Note to Self: If I notice myself skimping, I may need to re-assess whether I’m associating not having what I need with my worthiness or ability to have what I need. If I can put some attention there, I can see pretty easily that I am worthy of adequate nutrition (what my body needs to stay healthy). For me, it is sensible and correct to include healthy proteins and fats along with the wide variety of fresh produce that I can get for next to nothing here in Mexico. I can also assess whether I have adequate margin in my budget to cover nuts, nut butters, avocados, high quality oils, and high quality meats, and usually I do. I don’t need to go overboard, but I do have enough. (These things are up there in the top of the pyramid, just under treats and sweets.) And yes, they cost a bit, but they are also my medicine, one of my best ways of building and maintaining health.
There is no doubt about it, sweetness is something we all need, and if for some reason you have been prohibiting or limiting sweetness in your life, that’s something I recommend you pay some compassionate attention to.
- There are different kinds of edible sweets available to us in markets and selling establishments everywhere. And there is also sweetness available to us from every direction in the form of connections with nature and other beings.
- If I build sweetness into my lifestyle, I won’t feel like I need to “steal” it (impulse purchases at the check-out lane, etc.). Sweetness then becomes a normal, built-in feature of my life. If I include having a cup of tea with a cookie, or even a few little cookies, every day, I have chosen to make sweetness a regular part of my life. (I tried this and I noticed that I didn’t put any sugar in my tea in order to make it feel like a special treat. This way, my treat is one that I’m allowed – whole-heartedly – not one I’m “getting away with,” or sneaking off to consume, hoping nobody notices.)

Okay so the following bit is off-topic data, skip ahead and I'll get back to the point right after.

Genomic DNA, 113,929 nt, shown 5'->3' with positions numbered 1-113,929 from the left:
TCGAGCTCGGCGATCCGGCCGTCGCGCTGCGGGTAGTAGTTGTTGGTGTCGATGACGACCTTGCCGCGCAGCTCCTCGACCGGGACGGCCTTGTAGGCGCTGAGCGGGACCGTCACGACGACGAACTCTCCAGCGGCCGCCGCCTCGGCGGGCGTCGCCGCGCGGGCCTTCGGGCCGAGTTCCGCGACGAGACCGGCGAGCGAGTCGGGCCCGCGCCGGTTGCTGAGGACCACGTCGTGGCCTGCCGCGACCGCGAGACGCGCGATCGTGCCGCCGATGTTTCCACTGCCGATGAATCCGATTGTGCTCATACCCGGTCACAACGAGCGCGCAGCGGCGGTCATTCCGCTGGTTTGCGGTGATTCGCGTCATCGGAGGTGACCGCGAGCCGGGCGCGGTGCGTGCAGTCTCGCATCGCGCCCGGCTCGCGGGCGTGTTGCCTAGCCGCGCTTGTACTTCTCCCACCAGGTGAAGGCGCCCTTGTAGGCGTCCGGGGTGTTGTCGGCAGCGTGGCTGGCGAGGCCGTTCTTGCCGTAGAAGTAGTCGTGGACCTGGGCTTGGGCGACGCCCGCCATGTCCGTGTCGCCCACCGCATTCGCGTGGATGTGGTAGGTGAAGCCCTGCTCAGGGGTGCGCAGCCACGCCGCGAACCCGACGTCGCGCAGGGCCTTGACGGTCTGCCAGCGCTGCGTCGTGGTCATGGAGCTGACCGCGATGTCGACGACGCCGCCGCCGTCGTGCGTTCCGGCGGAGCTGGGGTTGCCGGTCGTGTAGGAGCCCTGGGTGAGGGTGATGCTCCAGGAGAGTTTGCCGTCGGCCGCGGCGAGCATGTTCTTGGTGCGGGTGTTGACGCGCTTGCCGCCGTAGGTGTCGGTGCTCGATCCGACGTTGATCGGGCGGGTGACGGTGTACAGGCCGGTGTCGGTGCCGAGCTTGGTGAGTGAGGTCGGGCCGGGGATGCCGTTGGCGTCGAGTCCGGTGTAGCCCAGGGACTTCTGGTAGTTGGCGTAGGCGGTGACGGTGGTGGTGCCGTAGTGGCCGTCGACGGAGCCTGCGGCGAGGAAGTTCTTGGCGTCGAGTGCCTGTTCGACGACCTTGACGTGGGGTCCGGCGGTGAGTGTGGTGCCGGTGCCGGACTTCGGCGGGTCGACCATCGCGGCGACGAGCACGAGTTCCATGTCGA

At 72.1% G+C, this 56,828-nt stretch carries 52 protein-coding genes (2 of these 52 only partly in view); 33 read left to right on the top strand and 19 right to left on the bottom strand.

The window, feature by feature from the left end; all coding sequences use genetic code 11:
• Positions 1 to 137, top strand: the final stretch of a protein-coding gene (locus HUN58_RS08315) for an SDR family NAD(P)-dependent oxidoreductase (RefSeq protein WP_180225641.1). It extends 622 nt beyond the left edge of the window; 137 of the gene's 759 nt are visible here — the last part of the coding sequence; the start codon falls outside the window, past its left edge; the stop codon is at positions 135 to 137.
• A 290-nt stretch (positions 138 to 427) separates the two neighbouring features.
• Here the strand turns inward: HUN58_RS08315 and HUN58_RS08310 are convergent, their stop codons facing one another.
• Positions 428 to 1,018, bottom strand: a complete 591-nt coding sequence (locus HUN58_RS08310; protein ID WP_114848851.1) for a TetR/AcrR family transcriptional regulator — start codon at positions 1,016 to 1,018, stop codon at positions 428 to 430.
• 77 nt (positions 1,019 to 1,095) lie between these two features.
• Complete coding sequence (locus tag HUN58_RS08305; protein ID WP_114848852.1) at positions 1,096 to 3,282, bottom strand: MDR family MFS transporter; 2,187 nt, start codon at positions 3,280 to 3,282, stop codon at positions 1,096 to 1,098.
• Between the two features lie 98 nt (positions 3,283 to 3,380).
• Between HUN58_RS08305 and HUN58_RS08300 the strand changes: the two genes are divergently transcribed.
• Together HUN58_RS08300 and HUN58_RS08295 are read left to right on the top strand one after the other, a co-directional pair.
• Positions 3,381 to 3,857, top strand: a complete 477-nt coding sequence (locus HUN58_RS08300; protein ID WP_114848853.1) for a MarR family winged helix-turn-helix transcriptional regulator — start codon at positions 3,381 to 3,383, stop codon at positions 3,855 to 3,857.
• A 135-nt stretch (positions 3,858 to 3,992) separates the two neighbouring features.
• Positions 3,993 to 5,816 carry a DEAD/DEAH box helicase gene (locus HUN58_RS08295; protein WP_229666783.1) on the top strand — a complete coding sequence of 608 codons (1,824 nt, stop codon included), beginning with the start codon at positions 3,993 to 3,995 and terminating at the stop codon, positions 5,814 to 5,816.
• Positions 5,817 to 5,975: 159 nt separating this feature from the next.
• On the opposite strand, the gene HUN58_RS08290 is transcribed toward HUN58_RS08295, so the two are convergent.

- Craving sugars, in the past, has pointed to a lack of the sweetness that I can only get through warm and authentic human connections and communion with nature. Now that I have lots of interesting and satisfying interpersonal connections in my life, I don’t notice as many cravings for sweets anymore. This shift has required me to really pay attention and make adjustments as I go, based on what tastes good to me, and what feels good in my body after I eat it. It’s an ongoing process, but a super-important one.
- We are being bombarded by campaigns crafted by the processed food industry to increase our consumption of their “yummy” products (laden with high quantities of salt, sugar and fat), and what seems “normal” can get skewed pretty quickly if we’re not aware and purposeful about what we purchase and consume.
Add to Body-Owner’s Manual:
- Check to see if you’ve been skimping on the relatively expensive high-quality foods that make you feel grounded and well-cared-for and probably build health and a strong immune system. If you are getting enough of those kinds of food, you’ll be less likely to crave those “kiddy” foods – the foods that the immature self wants – which help us know that at some level we are crying out in response to feeling unmet or unseen or uncared for.
- Make sure to reach out to others and invest time in mutually nurturing friendships.
- Connect with nature in some way that feels satisfying or nurturing to you.
Noticing Strictness or Rigidity?
- Being strict is no substitute for staying as attuned and available as possible to the feedback that your body provides. There are a lot of guidelines out there, and if you find one that resonates for you, great! Experiment with it and notice how your body reacts. Notice cravings, energy levels, mood and immune system functioning.
- Realize that your needs change over time, and the guidelines you use will need to be used with flexibility and openness to adjustment as your needs change.
For more on becoming an ally with your body, check out Toni’s Mid-MO Tour, happening in October 2017.